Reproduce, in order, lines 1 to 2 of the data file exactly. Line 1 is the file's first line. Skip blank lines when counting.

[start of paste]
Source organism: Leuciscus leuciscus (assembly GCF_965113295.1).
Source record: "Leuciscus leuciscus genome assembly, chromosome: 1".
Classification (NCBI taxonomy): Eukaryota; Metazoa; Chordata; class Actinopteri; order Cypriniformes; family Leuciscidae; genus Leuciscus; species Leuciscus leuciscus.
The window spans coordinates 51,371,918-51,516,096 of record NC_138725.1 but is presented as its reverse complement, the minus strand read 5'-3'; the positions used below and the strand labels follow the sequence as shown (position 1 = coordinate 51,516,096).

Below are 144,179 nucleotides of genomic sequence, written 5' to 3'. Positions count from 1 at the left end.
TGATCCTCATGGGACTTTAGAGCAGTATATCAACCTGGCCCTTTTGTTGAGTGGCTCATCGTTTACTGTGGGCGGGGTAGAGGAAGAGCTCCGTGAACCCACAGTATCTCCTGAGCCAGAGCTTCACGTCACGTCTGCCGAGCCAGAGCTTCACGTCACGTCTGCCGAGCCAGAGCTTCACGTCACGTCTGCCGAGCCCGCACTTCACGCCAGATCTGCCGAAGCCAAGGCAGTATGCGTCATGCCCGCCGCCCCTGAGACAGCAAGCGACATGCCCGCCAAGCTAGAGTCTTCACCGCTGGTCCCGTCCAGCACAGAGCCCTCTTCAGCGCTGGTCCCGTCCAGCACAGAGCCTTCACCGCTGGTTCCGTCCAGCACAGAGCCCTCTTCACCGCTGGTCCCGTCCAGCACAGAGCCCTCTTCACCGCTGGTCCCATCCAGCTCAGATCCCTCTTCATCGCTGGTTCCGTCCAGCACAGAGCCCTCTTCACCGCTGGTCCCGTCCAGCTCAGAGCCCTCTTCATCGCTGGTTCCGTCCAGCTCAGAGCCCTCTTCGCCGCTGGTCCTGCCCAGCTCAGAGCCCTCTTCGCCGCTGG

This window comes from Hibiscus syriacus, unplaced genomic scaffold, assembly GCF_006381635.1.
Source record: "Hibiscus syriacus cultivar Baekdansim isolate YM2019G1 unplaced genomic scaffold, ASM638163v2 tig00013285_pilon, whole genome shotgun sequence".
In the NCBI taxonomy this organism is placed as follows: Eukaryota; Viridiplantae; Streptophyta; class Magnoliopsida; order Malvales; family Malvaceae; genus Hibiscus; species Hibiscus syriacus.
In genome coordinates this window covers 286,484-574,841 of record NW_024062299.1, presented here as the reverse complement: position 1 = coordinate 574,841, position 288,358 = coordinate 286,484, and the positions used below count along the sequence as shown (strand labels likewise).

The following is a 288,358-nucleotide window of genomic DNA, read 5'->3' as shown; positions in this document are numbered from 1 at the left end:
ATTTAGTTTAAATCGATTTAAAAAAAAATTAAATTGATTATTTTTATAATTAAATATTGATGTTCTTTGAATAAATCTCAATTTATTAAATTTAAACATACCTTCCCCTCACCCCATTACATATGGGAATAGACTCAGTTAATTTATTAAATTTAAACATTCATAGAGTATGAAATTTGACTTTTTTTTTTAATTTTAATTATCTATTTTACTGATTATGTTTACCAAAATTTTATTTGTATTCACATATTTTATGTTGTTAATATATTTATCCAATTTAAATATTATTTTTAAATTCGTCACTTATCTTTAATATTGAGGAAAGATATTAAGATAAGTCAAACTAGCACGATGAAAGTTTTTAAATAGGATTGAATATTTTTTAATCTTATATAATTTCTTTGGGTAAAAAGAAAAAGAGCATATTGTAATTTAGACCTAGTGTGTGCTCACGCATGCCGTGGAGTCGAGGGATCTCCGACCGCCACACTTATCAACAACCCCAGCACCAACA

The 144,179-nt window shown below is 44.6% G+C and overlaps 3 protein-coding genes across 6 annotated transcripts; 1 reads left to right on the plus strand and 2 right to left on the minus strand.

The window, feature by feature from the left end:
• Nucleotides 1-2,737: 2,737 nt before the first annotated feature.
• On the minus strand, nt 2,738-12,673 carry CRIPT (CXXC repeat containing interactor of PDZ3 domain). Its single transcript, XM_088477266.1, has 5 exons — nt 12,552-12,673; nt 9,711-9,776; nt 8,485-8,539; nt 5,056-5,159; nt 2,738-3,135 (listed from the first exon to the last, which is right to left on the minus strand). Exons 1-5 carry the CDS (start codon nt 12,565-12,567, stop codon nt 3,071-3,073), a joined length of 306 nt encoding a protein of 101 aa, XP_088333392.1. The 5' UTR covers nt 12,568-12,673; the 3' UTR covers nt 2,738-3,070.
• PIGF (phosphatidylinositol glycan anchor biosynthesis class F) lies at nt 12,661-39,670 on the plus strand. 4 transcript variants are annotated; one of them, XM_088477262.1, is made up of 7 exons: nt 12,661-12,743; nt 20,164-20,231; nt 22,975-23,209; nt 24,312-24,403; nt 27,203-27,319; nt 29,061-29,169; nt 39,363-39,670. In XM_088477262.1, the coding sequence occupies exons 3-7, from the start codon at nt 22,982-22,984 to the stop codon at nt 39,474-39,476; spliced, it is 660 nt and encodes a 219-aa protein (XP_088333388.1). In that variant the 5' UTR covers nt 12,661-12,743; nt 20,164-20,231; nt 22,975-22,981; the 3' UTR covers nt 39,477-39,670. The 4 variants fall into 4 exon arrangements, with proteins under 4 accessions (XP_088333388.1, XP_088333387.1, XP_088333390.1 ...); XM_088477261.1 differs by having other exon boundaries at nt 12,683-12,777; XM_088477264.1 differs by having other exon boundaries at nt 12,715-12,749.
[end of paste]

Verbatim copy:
Source organism: Leuciscus leuciscus (assembly GCF_965113295.1).
Source record: "Leuciscus leuciscus genome assembly, chromosome: 1".